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Noted lesbian
activist Jean O'Leary dies at 57

Noted lesbian
activist Jean O'Leary dies at 57

Oleary_jean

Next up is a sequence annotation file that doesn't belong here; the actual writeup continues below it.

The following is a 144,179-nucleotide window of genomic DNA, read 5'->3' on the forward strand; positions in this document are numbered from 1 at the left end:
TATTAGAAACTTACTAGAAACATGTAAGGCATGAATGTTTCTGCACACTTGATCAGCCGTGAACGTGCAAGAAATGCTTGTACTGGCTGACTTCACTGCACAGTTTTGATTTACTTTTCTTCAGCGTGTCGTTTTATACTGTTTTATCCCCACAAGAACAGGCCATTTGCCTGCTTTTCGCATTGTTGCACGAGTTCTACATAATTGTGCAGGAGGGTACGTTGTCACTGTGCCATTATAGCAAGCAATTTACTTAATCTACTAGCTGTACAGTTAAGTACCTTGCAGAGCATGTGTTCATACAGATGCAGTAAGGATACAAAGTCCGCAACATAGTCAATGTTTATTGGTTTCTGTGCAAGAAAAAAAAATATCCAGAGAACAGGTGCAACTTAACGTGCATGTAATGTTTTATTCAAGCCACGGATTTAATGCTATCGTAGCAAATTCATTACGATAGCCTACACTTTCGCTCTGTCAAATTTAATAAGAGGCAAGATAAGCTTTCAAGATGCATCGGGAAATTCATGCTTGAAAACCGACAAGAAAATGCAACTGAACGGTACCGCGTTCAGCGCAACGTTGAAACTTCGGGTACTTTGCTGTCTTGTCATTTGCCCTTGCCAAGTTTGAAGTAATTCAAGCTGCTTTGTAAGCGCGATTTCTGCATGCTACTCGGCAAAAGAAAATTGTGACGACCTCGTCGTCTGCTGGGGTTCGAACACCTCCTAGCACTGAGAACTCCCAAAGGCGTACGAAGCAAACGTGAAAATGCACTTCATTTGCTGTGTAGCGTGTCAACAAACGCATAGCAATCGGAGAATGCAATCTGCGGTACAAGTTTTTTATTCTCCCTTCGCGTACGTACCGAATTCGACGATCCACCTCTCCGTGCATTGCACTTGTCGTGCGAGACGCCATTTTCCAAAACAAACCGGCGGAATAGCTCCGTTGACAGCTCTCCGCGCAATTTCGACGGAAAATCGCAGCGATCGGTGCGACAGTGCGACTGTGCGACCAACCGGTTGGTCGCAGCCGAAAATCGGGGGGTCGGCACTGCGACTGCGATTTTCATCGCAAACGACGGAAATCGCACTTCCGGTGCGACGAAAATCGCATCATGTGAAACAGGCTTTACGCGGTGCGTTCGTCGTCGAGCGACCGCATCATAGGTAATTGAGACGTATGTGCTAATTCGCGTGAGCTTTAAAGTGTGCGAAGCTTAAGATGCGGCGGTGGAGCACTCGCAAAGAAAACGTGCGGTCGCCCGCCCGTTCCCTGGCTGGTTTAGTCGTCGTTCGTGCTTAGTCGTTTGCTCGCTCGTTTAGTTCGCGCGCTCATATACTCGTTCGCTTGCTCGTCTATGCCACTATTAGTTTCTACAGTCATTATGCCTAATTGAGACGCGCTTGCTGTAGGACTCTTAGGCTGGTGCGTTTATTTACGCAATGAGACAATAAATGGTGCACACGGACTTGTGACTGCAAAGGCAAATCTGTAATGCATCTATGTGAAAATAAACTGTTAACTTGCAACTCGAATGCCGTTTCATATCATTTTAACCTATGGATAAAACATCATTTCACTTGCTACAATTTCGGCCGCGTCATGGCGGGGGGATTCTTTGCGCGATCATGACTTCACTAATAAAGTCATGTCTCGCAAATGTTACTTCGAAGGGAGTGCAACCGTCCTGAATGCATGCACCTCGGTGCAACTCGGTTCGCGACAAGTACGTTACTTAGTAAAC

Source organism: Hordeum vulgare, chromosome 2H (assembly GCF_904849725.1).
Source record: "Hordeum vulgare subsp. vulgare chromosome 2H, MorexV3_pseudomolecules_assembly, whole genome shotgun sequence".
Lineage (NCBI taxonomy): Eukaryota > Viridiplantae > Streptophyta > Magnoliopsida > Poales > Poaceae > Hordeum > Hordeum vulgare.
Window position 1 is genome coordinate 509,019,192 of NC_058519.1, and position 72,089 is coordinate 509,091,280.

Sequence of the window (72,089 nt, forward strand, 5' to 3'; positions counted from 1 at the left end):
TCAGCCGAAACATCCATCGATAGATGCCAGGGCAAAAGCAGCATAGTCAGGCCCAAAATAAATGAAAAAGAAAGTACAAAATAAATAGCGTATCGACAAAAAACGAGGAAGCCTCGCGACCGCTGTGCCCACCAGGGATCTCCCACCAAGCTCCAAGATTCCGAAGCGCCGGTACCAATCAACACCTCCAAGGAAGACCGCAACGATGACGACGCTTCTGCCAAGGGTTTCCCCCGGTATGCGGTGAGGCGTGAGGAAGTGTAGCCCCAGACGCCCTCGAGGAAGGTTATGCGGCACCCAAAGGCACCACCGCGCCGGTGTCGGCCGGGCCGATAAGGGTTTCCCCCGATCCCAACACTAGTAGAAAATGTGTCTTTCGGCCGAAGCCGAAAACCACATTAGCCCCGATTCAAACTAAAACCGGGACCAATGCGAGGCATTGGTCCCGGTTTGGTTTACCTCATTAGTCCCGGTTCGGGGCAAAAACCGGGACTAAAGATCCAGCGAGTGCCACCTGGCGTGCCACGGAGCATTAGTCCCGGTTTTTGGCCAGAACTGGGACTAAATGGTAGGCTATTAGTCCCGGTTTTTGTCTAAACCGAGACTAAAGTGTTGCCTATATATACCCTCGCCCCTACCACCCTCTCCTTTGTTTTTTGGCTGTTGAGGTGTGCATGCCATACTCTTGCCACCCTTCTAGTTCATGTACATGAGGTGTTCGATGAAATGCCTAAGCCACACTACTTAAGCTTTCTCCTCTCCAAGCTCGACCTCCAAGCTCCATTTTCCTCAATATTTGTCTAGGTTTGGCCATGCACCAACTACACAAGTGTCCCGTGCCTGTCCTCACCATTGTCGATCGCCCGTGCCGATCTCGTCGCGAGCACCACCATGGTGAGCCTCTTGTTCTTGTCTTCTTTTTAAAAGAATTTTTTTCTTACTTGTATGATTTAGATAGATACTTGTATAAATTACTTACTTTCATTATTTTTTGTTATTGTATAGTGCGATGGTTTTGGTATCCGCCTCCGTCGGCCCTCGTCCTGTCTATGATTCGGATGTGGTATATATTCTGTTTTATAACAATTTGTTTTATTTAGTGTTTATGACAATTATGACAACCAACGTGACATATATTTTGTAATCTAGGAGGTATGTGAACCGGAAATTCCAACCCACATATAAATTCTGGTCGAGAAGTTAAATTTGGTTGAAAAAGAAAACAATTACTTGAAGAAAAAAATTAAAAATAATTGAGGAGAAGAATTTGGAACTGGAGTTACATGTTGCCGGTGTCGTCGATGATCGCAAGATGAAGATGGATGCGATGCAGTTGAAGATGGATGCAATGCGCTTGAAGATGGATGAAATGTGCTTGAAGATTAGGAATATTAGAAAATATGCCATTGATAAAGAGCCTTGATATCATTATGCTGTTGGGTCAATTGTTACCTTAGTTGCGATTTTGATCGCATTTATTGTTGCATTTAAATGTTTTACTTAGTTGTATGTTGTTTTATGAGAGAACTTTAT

Jean O'Leary, a nun-turned-lesbian activist who organized the first White House meeting of gay rights leaders and helped create National Coming Out Day, died Saturday of complications from lung cancer. She was 57. O'Leary was diagnosed with the cancer in September 2003 and died at the home of her partner of 12 years, longtime friend Sean Strub said Sunday. For three decades O'Leary was active in feminist, lesbian, and Democratic circles, working for laws prohibiting discrimination against gays and lesbians and those with AIDS. Born in Kingston, N.Y., to a devout Roman Catholic family, she attended Catholic schools while growing up in Cleveland, Ohio. In 1966 she entered the convent of the Sisters of the Holy Humility of Mary but left after five years to pursue a doctorate in organizational development at Yeshiva University in New York. There she became involved in the emerging gay rights movement. "Jean was really the one out there plowing new territory," said Strub, who had known O'Leary for 20 years. "At a time when a lot of the gay activist community couldn't be ambitious enough to think about having a meeting at the White House, Jean was out there pulling the strings to make it happen." O'Leary joined the Gay Activists Alliance but felt that women were deprived of a voice in the male-dominated group and left with others to found another group called Lesbian Feminist Liberation. Strub said the split came over who would make the coffee at meetings. Later she reunited with the alliance's former leader, Bruce Voeller, as co-executive directors of what became the National Gay and Lesbian Task Force. They fought on issues such as repealing sodomy laws. O'Leary also was active in Democratic politics. In 1976 she was one of three openly gay delegates to the national convention. She chaired the Democratic National Committee's Gay and Lesbian Caucus from 1992 to 2002. Working through Midge Costanza, a special assistant to President Jimmy Carter, O'Leary organized the first White House meeting of gay and lesbian leaders, which was held in March 1977. "This is the first time in the history of this country that a president has seen fit to acknowledge the rights and needs of some 20 million Americans," O'Leary said in her opening remarks at the three-hour meeting. In 1988 O'Leary and Rob Eichberg established the first National Coming Out Day, designed for gay men and lesbians to publicly declare their sexuality. O'Leary had also served as executive director of a public interest law firm and in later years lived in Palm Springs, Calif., and ran a political consulting firm. In addition to her partner, Lisa Phelps, O'Leary is survived by two brothers, a sister, and Phelps's two children. A memorial service was being planned at the Los Angeles Gay and Lesbian Center. (AP)

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